At the beginning of the below video by Every Frame a Painting, an interviewer asks people to sing music from various hit films. Star Wars? “Da Daaaa! Da Da Da Daaaaaa Daaaa!” James Bond? “Bum didda Bum BUM, Bum Bum Bum, Bum didda Bum BUM Bum Bum Bum.” How about music from any Marvel film at all? Silence.
The video goes on to explore reasons why so many huge movies of our era have music that sounds so blandly familiar. The most compelling argument involves the use of what’s referred to as “temp music.” Filmmakers often choose music from an existing movie to serve as a stand-in while they’re editing. Then, when it comes time to commission an original score, they may have heard the temp music so many times during editing that they’ve become attached to it, and encourage their composer to write cues that sound just like the other stuff. The more often this happens, the flatter the spectrum of film scores as a whole becomes.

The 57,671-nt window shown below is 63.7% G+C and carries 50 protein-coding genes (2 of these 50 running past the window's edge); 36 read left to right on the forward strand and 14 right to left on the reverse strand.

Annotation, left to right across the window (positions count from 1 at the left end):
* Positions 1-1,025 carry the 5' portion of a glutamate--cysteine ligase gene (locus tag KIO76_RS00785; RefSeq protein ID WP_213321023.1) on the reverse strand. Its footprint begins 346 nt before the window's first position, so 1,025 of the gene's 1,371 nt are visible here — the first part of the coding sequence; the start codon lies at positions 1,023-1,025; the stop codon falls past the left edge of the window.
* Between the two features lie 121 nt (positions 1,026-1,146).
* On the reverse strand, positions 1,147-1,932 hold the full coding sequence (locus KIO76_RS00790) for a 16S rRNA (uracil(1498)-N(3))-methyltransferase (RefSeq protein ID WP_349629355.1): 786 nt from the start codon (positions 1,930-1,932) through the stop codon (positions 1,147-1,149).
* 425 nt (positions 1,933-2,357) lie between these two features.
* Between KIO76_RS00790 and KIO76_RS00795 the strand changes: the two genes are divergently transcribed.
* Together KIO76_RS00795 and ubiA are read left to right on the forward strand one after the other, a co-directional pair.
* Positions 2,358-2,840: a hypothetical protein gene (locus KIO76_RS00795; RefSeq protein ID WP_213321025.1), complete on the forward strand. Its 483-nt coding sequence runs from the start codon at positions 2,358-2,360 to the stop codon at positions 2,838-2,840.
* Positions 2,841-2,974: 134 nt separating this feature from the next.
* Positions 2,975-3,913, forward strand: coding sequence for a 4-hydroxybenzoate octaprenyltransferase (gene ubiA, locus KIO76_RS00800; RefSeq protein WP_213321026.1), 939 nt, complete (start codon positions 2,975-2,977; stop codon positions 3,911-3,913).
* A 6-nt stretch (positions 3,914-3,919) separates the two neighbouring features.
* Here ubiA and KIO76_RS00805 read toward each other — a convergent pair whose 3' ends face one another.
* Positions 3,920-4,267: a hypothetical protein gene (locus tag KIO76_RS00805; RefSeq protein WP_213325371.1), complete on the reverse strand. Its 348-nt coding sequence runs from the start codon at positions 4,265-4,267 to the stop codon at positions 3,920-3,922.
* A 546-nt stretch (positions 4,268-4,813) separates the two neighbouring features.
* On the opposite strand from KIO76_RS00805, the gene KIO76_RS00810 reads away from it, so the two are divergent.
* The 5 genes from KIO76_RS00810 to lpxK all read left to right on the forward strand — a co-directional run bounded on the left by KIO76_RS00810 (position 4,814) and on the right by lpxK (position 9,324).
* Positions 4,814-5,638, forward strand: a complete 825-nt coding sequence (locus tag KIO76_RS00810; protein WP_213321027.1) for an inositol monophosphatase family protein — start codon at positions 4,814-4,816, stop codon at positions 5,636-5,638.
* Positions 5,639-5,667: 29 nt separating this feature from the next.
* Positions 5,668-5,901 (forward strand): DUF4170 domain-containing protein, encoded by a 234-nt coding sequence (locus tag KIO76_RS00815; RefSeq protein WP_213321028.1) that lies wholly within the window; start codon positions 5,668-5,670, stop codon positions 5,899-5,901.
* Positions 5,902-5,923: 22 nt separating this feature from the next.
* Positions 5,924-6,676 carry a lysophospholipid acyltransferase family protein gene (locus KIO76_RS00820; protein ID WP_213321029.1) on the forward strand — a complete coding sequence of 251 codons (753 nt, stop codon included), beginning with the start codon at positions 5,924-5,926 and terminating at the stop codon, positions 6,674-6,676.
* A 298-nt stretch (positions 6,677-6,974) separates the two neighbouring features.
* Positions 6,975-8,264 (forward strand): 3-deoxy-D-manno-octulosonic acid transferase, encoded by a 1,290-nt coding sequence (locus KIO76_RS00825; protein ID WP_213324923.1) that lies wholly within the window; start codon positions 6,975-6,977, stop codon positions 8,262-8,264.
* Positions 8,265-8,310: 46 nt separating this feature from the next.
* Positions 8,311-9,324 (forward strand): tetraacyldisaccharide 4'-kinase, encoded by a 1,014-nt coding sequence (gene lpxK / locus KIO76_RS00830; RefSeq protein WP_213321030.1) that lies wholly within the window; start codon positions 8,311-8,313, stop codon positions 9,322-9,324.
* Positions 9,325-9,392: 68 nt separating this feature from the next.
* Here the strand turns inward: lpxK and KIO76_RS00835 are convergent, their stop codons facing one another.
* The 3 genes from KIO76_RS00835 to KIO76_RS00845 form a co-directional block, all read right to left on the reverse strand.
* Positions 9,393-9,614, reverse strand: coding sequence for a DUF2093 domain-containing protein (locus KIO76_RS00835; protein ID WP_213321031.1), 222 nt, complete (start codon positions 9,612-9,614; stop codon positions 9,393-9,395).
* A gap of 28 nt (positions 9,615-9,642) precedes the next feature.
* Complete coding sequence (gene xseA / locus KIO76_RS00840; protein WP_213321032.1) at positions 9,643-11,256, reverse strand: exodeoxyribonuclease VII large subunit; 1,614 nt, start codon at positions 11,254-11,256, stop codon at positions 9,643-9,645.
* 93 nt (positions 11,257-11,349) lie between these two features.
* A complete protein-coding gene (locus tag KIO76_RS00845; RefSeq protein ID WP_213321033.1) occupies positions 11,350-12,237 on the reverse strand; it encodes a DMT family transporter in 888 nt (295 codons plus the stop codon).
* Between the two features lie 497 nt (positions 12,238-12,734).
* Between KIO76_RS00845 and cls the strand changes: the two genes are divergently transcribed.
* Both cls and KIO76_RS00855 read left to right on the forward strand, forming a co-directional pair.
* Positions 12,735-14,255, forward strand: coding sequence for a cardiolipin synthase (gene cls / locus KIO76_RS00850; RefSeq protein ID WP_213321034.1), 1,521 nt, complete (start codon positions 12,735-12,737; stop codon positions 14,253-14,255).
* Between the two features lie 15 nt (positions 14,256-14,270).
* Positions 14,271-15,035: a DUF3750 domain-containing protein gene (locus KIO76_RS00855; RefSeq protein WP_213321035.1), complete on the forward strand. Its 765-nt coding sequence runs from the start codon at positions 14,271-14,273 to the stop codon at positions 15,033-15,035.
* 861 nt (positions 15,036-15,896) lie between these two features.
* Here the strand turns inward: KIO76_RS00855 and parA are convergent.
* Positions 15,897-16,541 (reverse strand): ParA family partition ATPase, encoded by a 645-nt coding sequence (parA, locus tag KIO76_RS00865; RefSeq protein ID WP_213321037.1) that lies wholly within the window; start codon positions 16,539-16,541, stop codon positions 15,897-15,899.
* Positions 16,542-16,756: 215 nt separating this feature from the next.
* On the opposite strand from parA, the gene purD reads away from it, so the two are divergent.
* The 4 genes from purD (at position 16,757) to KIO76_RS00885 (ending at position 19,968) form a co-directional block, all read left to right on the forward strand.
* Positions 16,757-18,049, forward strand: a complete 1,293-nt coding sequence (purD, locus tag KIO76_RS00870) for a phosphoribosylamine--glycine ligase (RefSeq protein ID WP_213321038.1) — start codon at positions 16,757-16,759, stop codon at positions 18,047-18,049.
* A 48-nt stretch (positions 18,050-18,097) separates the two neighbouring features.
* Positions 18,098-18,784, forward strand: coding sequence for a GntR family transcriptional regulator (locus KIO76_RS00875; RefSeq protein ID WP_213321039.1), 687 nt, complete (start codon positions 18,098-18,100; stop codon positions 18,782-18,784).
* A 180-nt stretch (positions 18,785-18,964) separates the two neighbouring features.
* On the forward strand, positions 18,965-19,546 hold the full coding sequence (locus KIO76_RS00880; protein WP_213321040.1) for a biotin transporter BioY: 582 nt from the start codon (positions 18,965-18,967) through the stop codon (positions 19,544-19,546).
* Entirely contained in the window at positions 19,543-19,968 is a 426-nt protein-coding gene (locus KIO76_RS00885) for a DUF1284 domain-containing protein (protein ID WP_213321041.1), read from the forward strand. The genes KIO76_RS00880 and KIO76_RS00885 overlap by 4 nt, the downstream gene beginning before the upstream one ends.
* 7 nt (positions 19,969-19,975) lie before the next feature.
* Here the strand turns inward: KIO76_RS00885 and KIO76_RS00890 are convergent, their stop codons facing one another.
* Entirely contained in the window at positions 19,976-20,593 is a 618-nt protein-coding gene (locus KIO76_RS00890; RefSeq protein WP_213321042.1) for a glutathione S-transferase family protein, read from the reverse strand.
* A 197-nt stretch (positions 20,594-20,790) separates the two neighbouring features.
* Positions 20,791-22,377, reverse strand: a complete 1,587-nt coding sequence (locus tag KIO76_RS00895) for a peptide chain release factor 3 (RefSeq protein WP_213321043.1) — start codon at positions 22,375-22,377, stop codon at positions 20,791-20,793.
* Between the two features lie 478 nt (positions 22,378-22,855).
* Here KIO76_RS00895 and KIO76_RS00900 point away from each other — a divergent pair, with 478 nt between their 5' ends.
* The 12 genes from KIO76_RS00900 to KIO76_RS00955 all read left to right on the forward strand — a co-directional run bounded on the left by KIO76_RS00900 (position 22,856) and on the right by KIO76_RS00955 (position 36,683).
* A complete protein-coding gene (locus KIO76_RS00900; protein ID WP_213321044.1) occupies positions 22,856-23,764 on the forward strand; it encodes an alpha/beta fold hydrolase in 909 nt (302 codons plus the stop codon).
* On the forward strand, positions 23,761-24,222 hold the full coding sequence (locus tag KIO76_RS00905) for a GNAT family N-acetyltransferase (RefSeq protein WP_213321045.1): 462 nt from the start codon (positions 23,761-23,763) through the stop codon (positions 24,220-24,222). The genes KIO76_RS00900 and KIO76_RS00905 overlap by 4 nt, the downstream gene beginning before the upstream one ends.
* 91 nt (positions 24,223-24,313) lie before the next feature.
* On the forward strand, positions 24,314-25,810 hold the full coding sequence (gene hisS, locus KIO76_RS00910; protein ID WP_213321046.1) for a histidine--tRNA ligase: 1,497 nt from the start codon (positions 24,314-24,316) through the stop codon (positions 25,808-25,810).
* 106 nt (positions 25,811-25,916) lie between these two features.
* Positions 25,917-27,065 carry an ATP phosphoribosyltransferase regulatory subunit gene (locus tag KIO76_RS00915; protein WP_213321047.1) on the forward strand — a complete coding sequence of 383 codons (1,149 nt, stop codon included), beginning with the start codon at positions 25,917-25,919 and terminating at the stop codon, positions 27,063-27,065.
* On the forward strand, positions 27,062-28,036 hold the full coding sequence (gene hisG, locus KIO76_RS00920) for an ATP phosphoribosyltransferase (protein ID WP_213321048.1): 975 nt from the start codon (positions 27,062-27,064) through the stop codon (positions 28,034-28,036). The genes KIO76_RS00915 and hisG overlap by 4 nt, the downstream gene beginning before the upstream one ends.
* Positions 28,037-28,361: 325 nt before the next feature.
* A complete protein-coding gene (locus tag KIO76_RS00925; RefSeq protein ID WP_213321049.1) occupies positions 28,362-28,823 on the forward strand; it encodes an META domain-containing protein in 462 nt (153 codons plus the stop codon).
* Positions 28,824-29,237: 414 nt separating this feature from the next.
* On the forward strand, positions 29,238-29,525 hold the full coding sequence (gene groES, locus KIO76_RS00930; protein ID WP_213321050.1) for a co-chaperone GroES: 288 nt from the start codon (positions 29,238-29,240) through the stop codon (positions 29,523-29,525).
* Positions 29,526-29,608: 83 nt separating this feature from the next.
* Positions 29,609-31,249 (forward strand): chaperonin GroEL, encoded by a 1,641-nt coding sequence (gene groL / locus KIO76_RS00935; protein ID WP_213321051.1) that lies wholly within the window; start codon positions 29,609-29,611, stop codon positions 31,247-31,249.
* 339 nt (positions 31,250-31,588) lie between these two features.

The video offers some solid examples: there’s a moment from the forgettable Nic Cage vehicle Drive Angry that sounds almost exactly like the Inception cue it was evidently temped with, for instance, and the score to 300 sounds so much like that of Titus that Warner Bros issued a formal apology for it.